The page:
(For Bloomberg fair value curves, see CFVL <GO>.)
Nov. 6 (Bloomberg) -- West Texas Intermediate crude rebounded from the lowest level in five months as U.S. gasoline demand rose to the most since July, trimming fuel inventories.
Futures advanced as much as 2 percent. Consumption of the motor fuel climbed 2.6 percent last week as regular gasoline at the pump slid to the lowest price since December on Nov. 4, government data show. Gasoline supplies decreased 3.76 million, more than nine times the 400,000-barrel drop forecast by analysts in a Bloomberg survey. WTI also gained as technical indicators showed recent losses are excessive.
"The shocker number is the draw in gasoline," said Rich Ilczyszyn, chief market strategist and founder of Iitrader.com in Chicago. "Demand is picking up, and it’s supportive for the market. The market is definitely responding to the products numbers. Crude oil is oversold."
WTI for December delivery rose $1.71, or 1.8 percent, to $95.08 a barrel at 1:26 p.m. on the New York Mercantile Exchange. The contract dropped to $93.37 yesterday, the lowest settlement since June 4. It traded at $94.41 before the report. The volume of all futures traded was 1.4 percent below the 100- day average.
Brent for December settlement increased 27 cents, or 0.3 percent, to $105.60 a barrel on the London-based ICE Futures Europe exchange. It slid to the lowest level since July 2 yesterday. Volume was 13 percent above the 100-day average. The European benchmark crude was at a premium of $10.52 to WTI, compared with $11.96 yesterday.
Gasoline futures rallied as much as 2.2 percent to $2.572 a gallon on the Nymex after settling yesterday at the lowest level since December 2011.
Consumption of the motor fuel increased to 9.29 million in the seven days ended Nov. 1, the most since July 5, the Energy Information Administration, the Energy Department’s statistical arm, reported today. It was the second weekly advance. Gasoline supply decreased for a fourth week to 210 million barrels, the least since Nov. 23, 2012.
The surge in demand came as the average price for regular retail gasoline in the U.S. fell to $3.265 a gallon, the lowest level since Dec. 24, according to a separate EIA report on Nov. 4. AAA, the largest U.S. motoring group, said the price fell to $3.232 a gallon nationwide yesterday, also the lowest level since December.
"Lower gasoline pump prices are having an impact on demand," said Gordy Elliott, a risk-management specialist at Intl FC Stone LLC in St. Louis Park, Minnesota. "Other than that, there is not much reason for demand to run up. This is not a time that we normally see gasoline demand break out."
Inventories of distillate fuels, including diesel and heating oil, fell 4.9 million barrels to 117.8 million last week, the EIA said. Analysts had expected a drop of 1.5 million.
"Products numbers were definitely more bullish than expected," said Tariq Zahir, a New York-based commodity fund manager at Tyche Capital Advisors. "The gain in gasoline demand is a bit surprising."
Supplies of crude increased 1.58 million barrels to 385.4 million, the most since June 21. The Bloomberg survey forecast a gain of 2.1 million. Inventories have climbed 29.8 million since Sept. 13. Last week’s rise was the smallest in the period.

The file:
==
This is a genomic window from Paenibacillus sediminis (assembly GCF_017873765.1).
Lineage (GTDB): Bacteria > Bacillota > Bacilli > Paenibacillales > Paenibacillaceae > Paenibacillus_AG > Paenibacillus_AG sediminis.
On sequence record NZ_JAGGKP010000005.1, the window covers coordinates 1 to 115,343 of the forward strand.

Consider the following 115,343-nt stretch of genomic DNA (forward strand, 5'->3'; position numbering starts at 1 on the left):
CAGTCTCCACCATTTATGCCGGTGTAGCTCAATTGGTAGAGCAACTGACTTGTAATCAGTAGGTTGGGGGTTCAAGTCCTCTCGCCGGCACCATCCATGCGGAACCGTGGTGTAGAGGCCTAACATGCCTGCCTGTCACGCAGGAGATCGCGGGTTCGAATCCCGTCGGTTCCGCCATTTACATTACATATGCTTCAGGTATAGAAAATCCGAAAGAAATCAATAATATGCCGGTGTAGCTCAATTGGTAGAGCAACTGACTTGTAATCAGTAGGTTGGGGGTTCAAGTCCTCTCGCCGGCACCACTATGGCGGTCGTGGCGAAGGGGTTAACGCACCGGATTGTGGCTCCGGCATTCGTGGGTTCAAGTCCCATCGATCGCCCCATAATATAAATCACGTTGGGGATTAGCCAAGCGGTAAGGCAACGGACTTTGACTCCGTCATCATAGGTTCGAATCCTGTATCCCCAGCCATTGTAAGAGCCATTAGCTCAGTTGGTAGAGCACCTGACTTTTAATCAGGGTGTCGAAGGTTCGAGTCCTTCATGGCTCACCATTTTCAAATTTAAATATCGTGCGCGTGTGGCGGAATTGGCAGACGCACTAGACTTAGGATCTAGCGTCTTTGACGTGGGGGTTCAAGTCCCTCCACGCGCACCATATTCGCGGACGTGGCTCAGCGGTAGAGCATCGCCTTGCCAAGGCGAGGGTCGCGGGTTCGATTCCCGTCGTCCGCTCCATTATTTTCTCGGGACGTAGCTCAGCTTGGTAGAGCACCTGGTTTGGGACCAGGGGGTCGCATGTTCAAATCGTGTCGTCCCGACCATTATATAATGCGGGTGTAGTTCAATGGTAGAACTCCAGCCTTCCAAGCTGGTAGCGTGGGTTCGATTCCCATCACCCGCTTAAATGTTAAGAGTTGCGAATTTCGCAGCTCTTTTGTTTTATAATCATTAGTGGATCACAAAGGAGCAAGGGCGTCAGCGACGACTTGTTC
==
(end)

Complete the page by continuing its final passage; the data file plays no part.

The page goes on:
"It’s marking the end of huge builds," said Gene McGillian, an analyst and broker at Tradition Energy in Stamford, Connecticut. "Most of the sell pressure has been factored in. I expect the market to hold firm."
Stockpiles at Cushing, Oklahoma, where WTI futures are delivered, rose by 991,000 barrels Nov. 1 to 36.5 million barrels, the highest level since August.
WTI lost 5.4 percent in the previous six days.
The relative strength index of front-month WTI futures fell below 30 for three days, a sign that prices are due for a rebound. The 14-day RSI index reached 25.9 yesterday, the lowest reading since June 2012, according to data compiled by Bloomberg. Futures rebounded in April from as low as $85.61 a barrel when the chart indicator was most recently below 30. WTI is trading below the 9-, 14- and 200-day moving averages.
"If you take a look at technicals, be it the RSI or the 9- and 14-day moving averages, we are oversold," said Tom Finlon, director of Energy Analytics Group LLC based in Jupiter, Florida. "There are going to be up days in a bear market, and this is one of them. The crude build was a little smaller than most people anticipated."
Four longtime oil traders claimed in a lawsuit that some of the world’s biggest oil companies including BP Plc, Statoil ASA, and Royal Dutch Shell Plc conspired with Morgan Stanley and energy traders including Vitol Group to manipulate the closely watched spot prices for Brent for more than a decade.
The traders who brought the lawsuit allege the oil companies and energy-trading houses submitted false and misleading information to Platts, an energy news and price publisher whose quotes are used by traders worldwide, according to the proposed class action filed Oct. 4 in Manhattan federal court. The defendants used methods including "spoofing" -- placing orders that move markets with the intention of canceling them later, the filing showed.
Plaintiffs include Kevin McDonnell, a former Nymex director, as well as independent floor traders Anthony Insinga and Robert Michiels, and John Devivo, who held a seat on Nymex and traded for his own account. Representatives of Shell, Vitol, Trafigura Beheer BV, Morgan Stanley and BP declined to comment on the latest suit.
--With assistance from Mark Shenk in New York. Editors: Margot Habiby, Richard Stubbe
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